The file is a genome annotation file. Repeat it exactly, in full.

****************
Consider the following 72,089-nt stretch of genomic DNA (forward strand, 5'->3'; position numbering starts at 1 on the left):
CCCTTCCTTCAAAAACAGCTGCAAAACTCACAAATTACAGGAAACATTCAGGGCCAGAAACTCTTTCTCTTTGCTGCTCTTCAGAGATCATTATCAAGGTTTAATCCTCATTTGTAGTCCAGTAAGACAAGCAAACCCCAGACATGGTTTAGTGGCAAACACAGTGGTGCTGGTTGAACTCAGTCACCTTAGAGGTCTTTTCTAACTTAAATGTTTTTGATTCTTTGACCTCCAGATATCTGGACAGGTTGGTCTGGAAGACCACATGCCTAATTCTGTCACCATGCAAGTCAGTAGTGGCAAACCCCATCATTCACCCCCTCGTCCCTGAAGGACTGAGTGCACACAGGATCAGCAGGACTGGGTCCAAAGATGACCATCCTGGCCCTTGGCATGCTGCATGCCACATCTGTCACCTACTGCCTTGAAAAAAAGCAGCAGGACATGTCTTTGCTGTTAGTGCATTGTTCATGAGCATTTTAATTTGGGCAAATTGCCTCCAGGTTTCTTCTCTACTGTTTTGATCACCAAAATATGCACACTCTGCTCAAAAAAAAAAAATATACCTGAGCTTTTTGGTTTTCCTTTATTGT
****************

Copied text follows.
Consider the following 72,089-nt stretch of genomic DNA (forward strand, 5'->3'; position numbering starts at 1 on the left):
CCCTTCCTTCAAAAACAGCTGCAAAACTCACAAATTACAGGAAACATTCAGGGCCAGAAACTCTTTCTCTTTGCTGCTCTTCAGAGATCATTATCAAGGTTTAATCCTCATTTGTAGTCCAGTAAGACAAGCAAACCCCAGACATGGTTTAGTGGCAAACACAGTGGTGCTGGTTGAACTCAGTCACCTTAGAGGTCTTTTCTAACTTAAATGTTTTTGATTCTTTGACCTCCAGATATCTGGACAGGTTGGTCTGGAAGACCACATGCCTAATTCTGTCACCATGCAAGTCAGTAGTGGCAAACCCCATCATTCACCCCCTCGTCCCTGAAGGACTGAGTGCACACAGGATCAGCAGGACTGGGTCCAAAGATGACCATCCTGGCCCTTGGCATGCTGCATGCCACATCTGTCACCTACTGCCTTGAAAAAAAGCAGCAGGACATGTCTTTGCTGTTAGTGCATTGTTCATGAGCATTTTAATTTGGGCAAATTGCCTCCAGGTTTCTTCTCTACTGTTTTGATCACCAAAATATGCACACTCTGCTCAAAAAAAAAAAATATACCTGAGCTTTTTGGTTTTCCTTTATTGT